This article originally appeared at DiverseCity: The Greater Toronto Leadership Project.
The supply chain includes every organization that is involved in bringing a good or service to the consumer. In this chain, companies purchase raw materials, products and professional services from other, often smaller organizations. Supplier diversity means that small and medium-sized organizations, owned or operated by diverse individuals, have equal access to these opportunities, allowing them to grow their businesses and grow the broader economy at the same time.
1. Make a commitment to a bias-free supply chain.
The first step to creating a supplier diversity program is to make a commitment, internally and externally, to ensure that purchases are made without bias.
2. Take stock of diversity in the supply chain.
Collect demographic information about your current suppliers. Some people worry this is illegal or discriminatory – it is not. Collecting information on racial and ethnic characteristics is permitted if it is to address the underrepresentation of visible minorities and other historically under-represented groups.
3. Express the value of diversity in the supply chain.
Bringing diversity to the supply chain is not just the right thing to do. It makes good business sense, providing purchasers with more options on products and pricing. And when an organization’s leadership goes on record with a commitment to make change happen, it will.
4. Develop a supplier diversity program by learning from others
There are several organizations in Canada, including RBC, TD and YMCA, with a track record in the field. Good practices can also be found at US-based companies, particularly in the Chicago area. These practices can be studied and emulated to create a strategy.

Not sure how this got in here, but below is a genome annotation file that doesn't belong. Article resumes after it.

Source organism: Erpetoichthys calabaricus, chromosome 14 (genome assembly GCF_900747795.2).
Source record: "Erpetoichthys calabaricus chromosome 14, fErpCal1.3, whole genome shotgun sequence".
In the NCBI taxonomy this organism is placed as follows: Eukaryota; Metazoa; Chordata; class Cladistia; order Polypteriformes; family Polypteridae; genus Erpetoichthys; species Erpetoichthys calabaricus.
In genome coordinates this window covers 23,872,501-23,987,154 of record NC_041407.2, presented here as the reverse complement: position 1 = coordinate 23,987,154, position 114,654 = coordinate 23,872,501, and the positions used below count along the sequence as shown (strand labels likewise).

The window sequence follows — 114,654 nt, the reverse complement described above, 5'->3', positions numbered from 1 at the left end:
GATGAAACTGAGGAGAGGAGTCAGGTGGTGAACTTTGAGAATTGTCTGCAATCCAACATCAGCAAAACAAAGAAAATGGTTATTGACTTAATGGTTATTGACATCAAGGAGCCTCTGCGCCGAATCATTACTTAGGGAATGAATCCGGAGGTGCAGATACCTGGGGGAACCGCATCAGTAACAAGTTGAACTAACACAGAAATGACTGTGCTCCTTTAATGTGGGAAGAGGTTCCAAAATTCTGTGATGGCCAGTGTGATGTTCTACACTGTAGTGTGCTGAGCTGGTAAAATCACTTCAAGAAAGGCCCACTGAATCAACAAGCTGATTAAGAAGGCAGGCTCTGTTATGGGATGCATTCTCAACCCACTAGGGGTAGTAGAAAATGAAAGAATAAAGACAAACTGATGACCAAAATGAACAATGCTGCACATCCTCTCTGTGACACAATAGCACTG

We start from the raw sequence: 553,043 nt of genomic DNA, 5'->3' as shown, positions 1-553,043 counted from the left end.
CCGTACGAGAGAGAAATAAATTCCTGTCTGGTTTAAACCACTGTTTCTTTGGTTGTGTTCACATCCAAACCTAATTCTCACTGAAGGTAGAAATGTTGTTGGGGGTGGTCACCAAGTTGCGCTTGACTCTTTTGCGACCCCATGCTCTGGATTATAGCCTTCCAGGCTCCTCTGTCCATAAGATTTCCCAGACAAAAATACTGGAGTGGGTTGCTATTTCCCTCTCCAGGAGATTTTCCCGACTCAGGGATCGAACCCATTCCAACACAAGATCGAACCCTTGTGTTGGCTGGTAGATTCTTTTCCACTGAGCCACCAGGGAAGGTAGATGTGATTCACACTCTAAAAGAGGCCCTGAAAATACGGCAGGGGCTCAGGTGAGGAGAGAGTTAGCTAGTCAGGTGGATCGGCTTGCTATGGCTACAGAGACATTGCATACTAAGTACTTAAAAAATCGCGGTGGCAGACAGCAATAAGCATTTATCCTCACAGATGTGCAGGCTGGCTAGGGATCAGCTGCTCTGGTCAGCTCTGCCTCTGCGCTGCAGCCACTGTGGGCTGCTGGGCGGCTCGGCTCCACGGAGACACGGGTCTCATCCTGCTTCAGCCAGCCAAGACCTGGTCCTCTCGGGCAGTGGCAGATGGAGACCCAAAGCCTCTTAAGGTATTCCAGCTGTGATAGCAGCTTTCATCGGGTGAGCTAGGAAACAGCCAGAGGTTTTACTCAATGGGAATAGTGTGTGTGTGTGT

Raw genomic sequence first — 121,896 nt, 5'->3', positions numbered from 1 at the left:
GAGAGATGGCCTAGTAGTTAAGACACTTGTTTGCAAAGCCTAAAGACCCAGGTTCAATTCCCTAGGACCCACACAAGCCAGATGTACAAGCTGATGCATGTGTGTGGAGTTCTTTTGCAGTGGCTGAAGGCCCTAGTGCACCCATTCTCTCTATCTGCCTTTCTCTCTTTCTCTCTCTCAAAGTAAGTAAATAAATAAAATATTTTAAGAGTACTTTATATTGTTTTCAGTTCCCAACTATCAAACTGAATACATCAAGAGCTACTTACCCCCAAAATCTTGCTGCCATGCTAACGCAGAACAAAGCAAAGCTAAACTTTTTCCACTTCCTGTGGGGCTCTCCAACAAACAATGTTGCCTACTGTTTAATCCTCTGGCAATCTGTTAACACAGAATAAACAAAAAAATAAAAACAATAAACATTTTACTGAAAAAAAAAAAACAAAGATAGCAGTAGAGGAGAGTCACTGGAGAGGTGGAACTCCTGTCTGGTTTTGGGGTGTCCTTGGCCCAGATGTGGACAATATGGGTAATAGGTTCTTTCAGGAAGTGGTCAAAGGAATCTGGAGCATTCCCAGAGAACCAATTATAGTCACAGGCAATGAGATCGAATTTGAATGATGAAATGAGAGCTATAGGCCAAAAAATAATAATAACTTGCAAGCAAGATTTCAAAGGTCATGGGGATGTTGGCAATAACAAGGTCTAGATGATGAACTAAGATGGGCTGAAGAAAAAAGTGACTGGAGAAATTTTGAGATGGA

Climbing the ladder of supplier diversity
5. Train staff on the supplier diversity program.
It is important to train both buyers and managers within organizations on the importance of diversity in the supply chain, as well as any new policies and procedures that are developed as a result of the creation of the supplier diversity program.
6. Award points in the RFP process for minorityowned/ led businesses.
Many of the best supplier programs allot points for organizations that are either owned/led by minorities or that have their own supplier diversity program in place.
7. Engage external partners to reach out to new suppliers.
Proactive efforts to identify minority suppliers are necessary for a successful supplier diversity program. Organizations such as the Canadian Aboriginal and Minority Supplier Council and the Diversity Business Network can help.
8. Build the capacity of minority suppliers through mentoring.
Some minority-owned/led businesses are not yet ready to compete for large contracts. Organizations can mentor them by, for example, helping to explain the RFP process.
9. Track dollars spent with minority suppliers.
Each year billions of dollars are exchanged between businesses providing goods and services to each other. Organizations can track how much of their dollars are spent with minority suppliers to gauge the success of their supplier diversity program.
10. Report on the results of the supplier diversity program.
Publicly reporting the progress of your supplier diversity efforts, in an annual report for example, can ensure that your organization continues to progress in its efforts to meet its targets.